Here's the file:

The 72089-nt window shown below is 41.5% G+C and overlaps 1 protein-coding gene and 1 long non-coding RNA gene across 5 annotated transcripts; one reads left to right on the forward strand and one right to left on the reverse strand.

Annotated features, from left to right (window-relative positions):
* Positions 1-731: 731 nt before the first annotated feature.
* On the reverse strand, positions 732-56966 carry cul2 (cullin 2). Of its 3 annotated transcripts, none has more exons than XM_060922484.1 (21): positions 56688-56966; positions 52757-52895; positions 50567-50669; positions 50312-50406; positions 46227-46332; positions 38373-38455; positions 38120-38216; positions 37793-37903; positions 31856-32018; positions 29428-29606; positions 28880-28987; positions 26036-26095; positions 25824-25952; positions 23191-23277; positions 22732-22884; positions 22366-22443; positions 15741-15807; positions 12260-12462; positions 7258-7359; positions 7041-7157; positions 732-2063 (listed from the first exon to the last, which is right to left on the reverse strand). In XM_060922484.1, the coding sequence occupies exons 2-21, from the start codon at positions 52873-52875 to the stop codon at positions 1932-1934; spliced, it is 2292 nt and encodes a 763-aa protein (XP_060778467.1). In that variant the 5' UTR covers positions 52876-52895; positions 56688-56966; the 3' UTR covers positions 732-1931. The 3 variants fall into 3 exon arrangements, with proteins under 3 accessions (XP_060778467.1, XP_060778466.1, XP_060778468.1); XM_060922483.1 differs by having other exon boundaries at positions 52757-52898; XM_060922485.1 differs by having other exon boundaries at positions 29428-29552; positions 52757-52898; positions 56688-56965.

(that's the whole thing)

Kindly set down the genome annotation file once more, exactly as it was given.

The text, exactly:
The 72089-nt window shown below is 41.5% G+C and overlaps 1 protein-coding gene and 1 long non-coding RNA gene across 5 annotated transcripts; one reads left to right on the forward strand and one right to left on the reverse strand.

Annotated features, from left to right (window-relative positions):
* Positions 1-731: 731 nt before the first annotated feature.
* On the reverse strand, positions 732-56966 carry cul2 (cullin 2). Of its 3 annotated transcripts, none has more exons than XM_060922484.1 (21): positions 56688-56966; positions 52757-52895; positions 50567-50669; positions 50312-50406; positions 46227-46332; positions 38373-38455; positions 38120-38216; positions 37793-37903; positions 31856-32018; positions 29428-29606; positions 28880-28987; positions 26036-26095; positions 25824-25952; positions 23191-23277; positions 22732-22884; positions 22366-22443; positions 15741-15807; positions 12260-12462; positions 7258-7359; positions 7041-7157; positions 732-2063 (listed from the first exon to the last, which is right to left on the reverse strand). In XM_060922484.1, the coding sequence occupies exons 2-21, from the start codon at positions 52873-52875 to the stop codon at positions 1932-1934; spliced, it is 2292 nt and encodes a 763-aa protein (XP_060778467.1). In that variant the 5' UTR covers positions 52876-52895; positions 56688-56966; the 3' UTR covers positions 732-1931. The 3 variants fall into 3 exon arrangements, with proteins under 3 accessions (XP_060778467.1, XP_060778466.1, XP_060778468.1); XM_060922483.1 differs by having other exon boundaries at positions 52757-52898; XM_060922485.1 differs by having other exon boundaries at positions 29428-29552; positions 52757-52898; positions 56688-56965.